- Jan 3, 2005
Editor’s note: this is an excerpt of a recent opinion column on TheOuterLine.com by Steve Maxwell and Joe Harris.
There has been considerable comment on the much anticipated CIRC report — and reactions have predictably varied across the spectrum. There seems to be general agreement that, in terms of the first of its three major objectives, the Commission has put together a reasonable historical narrative about doping in the sport.
But there is little information not already well-known to anyone with the interest to plow through the document, and contrary to Brian Cookson’s warning, there really aren’t “a lot of worms” here. The narrative is vague and non-committal in places. For example, it states that doping is “probably not as endemic” now as it used to be, and that today, a “good number” of athletes and teams are trying to participate in cycling without doping. There has already been wide ridicule of the varying allegations that somewhere between 20 and 90 percent of the current peloton is still doping. And some other rather sweeping conclusions are made about behavior in the peloton based upon the input of a mere 16 riders — the total athlete representation out of an identified 174 people who were interviewed. The report would carry more credibility if the Commission had spoken with more riders. However, the simple fact that the Commission researched and verified this narrative lends an aura of previously lacking authority and legitimacy. For this reason alone, the Commission’s report represents an important step forward.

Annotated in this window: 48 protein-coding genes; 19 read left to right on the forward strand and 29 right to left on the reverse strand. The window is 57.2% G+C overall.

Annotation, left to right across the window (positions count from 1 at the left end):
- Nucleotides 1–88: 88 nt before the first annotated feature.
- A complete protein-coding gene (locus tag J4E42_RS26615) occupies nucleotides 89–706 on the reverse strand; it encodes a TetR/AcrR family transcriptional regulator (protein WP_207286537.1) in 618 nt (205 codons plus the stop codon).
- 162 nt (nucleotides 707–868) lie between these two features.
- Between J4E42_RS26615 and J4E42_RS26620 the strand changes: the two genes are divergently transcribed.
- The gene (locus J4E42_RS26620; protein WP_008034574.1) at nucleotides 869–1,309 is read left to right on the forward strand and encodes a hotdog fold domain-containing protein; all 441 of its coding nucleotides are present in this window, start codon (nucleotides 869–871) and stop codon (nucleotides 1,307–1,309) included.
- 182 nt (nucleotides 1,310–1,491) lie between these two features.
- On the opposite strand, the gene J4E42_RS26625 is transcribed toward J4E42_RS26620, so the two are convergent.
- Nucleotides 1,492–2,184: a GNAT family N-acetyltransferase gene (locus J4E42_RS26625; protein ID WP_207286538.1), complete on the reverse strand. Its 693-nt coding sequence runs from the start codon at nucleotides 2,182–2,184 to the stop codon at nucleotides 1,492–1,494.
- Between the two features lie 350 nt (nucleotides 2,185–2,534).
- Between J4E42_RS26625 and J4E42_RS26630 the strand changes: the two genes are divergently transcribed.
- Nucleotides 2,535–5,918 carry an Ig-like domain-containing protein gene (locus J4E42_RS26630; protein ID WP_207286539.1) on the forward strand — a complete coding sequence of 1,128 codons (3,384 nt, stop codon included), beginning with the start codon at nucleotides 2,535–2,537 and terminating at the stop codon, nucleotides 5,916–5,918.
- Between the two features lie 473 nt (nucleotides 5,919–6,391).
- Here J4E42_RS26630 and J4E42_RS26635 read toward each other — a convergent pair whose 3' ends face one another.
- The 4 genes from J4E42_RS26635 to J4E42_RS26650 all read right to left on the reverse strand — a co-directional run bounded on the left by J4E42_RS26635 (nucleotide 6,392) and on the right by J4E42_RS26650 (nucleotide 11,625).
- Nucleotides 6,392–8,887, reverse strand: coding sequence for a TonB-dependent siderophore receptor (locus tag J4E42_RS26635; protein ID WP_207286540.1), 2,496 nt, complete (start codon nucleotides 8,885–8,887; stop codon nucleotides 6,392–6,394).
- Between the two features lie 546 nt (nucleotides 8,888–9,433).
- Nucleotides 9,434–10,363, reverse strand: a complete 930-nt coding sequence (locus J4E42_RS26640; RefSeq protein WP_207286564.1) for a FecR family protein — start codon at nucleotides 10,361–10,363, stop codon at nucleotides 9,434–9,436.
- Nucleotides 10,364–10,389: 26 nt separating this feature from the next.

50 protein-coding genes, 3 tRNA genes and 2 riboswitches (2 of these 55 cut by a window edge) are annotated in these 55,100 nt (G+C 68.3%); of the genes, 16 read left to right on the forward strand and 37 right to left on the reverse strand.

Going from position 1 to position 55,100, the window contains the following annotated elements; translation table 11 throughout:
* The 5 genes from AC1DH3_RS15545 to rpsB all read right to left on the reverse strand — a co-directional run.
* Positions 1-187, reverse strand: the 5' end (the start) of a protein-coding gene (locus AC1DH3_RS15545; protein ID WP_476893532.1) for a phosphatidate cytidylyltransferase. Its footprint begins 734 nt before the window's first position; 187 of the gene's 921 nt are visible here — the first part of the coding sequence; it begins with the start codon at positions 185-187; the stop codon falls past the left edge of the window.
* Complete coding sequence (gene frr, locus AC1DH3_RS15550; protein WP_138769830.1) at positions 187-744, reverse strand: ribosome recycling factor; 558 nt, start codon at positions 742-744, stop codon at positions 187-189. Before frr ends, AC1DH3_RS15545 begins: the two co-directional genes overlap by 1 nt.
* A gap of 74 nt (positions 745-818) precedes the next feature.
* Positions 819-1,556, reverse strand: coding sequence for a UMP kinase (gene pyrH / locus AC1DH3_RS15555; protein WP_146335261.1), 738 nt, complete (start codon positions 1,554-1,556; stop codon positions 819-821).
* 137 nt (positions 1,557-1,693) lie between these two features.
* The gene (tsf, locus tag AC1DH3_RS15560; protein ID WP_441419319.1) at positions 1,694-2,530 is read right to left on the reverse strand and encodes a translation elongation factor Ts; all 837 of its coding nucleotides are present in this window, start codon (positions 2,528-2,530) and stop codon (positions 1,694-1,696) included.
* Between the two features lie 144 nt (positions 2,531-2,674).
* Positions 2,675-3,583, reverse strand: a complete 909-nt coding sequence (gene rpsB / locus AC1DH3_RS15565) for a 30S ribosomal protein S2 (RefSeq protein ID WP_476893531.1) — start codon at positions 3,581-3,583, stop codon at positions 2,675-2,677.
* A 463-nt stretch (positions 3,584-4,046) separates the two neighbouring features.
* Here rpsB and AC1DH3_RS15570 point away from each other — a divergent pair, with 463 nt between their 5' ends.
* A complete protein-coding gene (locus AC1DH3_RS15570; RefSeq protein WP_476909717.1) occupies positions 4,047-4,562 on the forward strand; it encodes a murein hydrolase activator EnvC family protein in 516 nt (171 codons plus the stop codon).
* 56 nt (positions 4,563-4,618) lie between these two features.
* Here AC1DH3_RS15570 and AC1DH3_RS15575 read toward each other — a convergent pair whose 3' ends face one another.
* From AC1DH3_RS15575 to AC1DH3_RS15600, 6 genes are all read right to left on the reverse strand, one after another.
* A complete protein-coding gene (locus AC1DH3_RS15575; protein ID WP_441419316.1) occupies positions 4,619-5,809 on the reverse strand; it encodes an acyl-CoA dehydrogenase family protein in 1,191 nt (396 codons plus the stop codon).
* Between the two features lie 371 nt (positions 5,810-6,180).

It is important to remember that almost half of the original “Terms of Reference” dealt with how the Commission was to treat individuals who came forward to admit anti-doping violations. This reminds us that the UCI and CIRC had initially hoped that many riders would voluntarily step up to admit their past discretions and discuss the broader doping situation. Yet the report mildly states that not one single rider did so, and then adds that the Commission found this “not surprising.” This seems quite odd — as if the Commission is quietly revising one of its primary objectives after the fact — and represents either a significant initial miscalculation or a failure vis-à-vis the original guidelines and hopes.
The second major objective was to look into the past behavior of the UCI and its collusion in the doping culture. Here, the Commission has taken a thorough and independent look at these events, and has provided a damning report on the past behavior of the UCI. Although it seems to focus disproportionately on a few alleged incidents — particularly those involving Lance Armstrong — rather than the historical role of the UCI in general, the Commission has again provided a comprehensive and interesting historical overview. The willingness to uncover and acknowledge poor past management practices, questionable decision-making, and the general lack of transparency — even though the report stops short of directly accusing the UCI of corruption — is also a step forward for the sport.